2. Phil Dubost: Amazon Resume

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Just last week, French Web product manager Phil Dubost made headlines after designing his resume like an Amazon (NASDAQ:AMZN) product page on his website. Like Eric Gandhi's Google resume, Dubost's site is a complete replication of Amazon's webpage, but customized to include Dubost's personal information, work experience, and comments from previous employers. The site also has some interactivity: Clicking the "add to cart" buttons opens a window for employers to contact Dubost directly, while the button for seeing his complete professional experience sends you to his LinkedIn (NYSE:LNKD) page. With all of the press he's getting, he is bound to find a top job soon.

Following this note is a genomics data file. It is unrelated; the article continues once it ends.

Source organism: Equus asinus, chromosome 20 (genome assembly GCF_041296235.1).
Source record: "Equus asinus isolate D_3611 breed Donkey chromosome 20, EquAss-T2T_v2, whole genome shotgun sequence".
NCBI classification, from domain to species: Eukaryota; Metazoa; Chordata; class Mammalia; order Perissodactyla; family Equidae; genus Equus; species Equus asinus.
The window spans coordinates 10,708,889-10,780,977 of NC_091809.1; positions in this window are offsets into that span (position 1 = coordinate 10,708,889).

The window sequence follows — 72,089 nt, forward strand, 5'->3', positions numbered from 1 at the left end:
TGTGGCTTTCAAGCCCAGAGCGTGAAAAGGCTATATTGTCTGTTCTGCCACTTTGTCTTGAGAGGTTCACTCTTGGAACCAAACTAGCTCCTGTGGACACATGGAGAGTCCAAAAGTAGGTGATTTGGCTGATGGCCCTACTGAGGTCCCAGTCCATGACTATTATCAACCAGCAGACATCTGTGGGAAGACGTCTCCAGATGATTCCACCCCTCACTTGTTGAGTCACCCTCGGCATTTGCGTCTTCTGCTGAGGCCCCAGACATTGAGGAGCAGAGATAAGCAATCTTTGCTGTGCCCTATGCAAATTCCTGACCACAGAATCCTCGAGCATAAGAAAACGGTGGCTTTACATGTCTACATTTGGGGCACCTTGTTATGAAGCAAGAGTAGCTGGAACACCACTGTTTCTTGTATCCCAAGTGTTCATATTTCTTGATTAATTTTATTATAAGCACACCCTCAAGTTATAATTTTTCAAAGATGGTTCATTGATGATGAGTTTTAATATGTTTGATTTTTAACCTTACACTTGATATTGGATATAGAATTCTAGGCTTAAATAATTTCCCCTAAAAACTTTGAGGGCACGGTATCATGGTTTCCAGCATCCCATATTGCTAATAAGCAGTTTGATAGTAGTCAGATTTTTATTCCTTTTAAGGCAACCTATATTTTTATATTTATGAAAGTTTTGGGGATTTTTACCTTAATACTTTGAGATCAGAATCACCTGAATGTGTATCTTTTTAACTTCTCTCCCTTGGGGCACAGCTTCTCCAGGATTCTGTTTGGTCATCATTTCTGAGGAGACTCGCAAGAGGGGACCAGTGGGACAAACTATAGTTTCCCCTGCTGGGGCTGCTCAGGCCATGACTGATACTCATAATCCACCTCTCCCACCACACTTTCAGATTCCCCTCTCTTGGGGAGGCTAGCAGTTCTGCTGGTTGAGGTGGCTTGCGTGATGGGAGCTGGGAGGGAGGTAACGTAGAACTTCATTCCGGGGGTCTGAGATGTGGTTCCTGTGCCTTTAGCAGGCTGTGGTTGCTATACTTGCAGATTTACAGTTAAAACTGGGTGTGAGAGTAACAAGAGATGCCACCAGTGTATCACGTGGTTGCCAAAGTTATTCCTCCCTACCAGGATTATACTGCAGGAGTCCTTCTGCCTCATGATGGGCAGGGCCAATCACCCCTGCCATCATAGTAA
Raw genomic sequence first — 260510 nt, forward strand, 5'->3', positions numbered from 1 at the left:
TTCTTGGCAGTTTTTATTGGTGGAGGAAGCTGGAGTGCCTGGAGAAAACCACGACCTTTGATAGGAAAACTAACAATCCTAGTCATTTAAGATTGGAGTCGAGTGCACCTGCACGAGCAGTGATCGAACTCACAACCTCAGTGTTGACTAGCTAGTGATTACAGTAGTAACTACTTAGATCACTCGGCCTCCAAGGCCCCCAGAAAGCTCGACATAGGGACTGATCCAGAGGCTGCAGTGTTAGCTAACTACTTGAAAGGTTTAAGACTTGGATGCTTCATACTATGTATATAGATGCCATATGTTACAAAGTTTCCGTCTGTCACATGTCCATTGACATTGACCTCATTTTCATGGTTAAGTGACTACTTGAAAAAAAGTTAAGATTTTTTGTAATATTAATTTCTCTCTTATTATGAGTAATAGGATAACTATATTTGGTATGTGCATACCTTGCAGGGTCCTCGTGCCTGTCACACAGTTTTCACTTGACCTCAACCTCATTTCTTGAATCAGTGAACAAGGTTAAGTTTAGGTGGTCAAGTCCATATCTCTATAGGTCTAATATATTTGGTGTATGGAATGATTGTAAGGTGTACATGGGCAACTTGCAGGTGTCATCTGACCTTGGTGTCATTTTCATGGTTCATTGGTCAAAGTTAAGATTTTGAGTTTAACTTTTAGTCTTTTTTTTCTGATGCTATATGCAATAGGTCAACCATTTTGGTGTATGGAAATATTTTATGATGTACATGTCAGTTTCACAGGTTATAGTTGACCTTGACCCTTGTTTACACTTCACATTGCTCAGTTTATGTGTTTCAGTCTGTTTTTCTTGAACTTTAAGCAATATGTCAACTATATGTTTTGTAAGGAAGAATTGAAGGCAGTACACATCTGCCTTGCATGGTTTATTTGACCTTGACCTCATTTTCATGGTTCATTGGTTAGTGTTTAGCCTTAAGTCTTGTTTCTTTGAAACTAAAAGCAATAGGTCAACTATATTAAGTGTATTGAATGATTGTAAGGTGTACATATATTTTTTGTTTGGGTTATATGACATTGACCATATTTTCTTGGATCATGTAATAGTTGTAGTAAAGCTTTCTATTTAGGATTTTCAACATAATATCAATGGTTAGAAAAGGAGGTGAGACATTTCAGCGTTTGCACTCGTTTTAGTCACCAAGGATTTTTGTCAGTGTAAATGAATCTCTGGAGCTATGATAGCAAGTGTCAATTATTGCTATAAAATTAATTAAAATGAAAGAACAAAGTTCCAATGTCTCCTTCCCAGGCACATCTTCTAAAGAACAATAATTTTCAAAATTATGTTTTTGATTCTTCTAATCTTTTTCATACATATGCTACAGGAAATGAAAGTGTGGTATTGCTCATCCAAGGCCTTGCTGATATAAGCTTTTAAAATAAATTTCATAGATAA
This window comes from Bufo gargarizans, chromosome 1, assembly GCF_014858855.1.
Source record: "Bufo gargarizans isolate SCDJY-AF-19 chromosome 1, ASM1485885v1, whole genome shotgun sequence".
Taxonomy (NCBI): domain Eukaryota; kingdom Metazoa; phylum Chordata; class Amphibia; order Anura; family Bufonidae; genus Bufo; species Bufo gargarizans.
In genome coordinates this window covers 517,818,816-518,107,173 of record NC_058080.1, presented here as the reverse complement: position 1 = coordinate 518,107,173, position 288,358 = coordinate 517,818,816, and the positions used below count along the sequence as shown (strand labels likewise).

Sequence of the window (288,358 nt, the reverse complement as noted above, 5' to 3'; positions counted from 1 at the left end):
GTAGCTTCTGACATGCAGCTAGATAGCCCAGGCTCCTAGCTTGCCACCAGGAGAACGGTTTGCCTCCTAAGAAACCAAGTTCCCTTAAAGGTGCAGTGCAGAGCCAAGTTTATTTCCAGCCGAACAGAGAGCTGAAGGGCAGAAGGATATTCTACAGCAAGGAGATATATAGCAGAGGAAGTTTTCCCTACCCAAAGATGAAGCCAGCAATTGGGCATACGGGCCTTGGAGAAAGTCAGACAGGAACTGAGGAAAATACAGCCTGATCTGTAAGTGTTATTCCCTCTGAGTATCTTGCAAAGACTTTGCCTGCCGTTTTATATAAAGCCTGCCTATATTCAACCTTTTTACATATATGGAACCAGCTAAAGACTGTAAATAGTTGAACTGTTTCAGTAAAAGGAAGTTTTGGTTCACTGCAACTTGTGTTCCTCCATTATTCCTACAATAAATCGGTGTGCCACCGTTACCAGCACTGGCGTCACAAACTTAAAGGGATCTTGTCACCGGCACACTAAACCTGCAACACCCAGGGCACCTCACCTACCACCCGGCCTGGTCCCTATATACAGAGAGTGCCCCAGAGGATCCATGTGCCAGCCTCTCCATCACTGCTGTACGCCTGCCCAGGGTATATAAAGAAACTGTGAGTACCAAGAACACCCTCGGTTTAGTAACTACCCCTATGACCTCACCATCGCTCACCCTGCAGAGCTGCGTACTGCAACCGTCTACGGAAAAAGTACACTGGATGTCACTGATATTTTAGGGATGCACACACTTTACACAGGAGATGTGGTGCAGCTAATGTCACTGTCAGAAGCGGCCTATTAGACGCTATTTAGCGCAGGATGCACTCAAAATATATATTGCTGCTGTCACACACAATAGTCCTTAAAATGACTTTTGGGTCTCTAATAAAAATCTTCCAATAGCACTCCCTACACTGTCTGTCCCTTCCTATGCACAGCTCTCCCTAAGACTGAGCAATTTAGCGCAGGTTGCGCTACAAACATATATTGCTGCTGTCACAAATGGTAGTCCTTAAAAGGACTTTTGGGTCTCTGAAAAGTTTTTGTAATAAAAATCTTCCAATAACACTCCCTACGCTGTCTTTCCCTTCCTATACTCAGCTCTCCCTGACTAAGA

1. Sabrina Saccocio: Facebook Resume

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When most people apply for jobs, they hope and pray that employers won't check their Facebook (NASDAQ:FB) account. However, television, radio, and Web producer Sabrina Saccocio was actually planning for it. In 2007, Saccocio designed a resume in the exact format of a Facebook profile layout, utilizing a design that everyone was familiar with to draw attention to herself. The page not only displayed her work experience and qualifications, but also listed a plethora of references from famous celebrities and media professionals as wall posts. The resume got high praise from media professionals despite being released during an industry hiring freeze. According to her LinkedIn profile, Saccocio now works as a producer at Secret Location, an Emmy Award-winning digital advertising agency based in Toronto.

Now if you'll excuse me -- I need to get back to work making my article CV.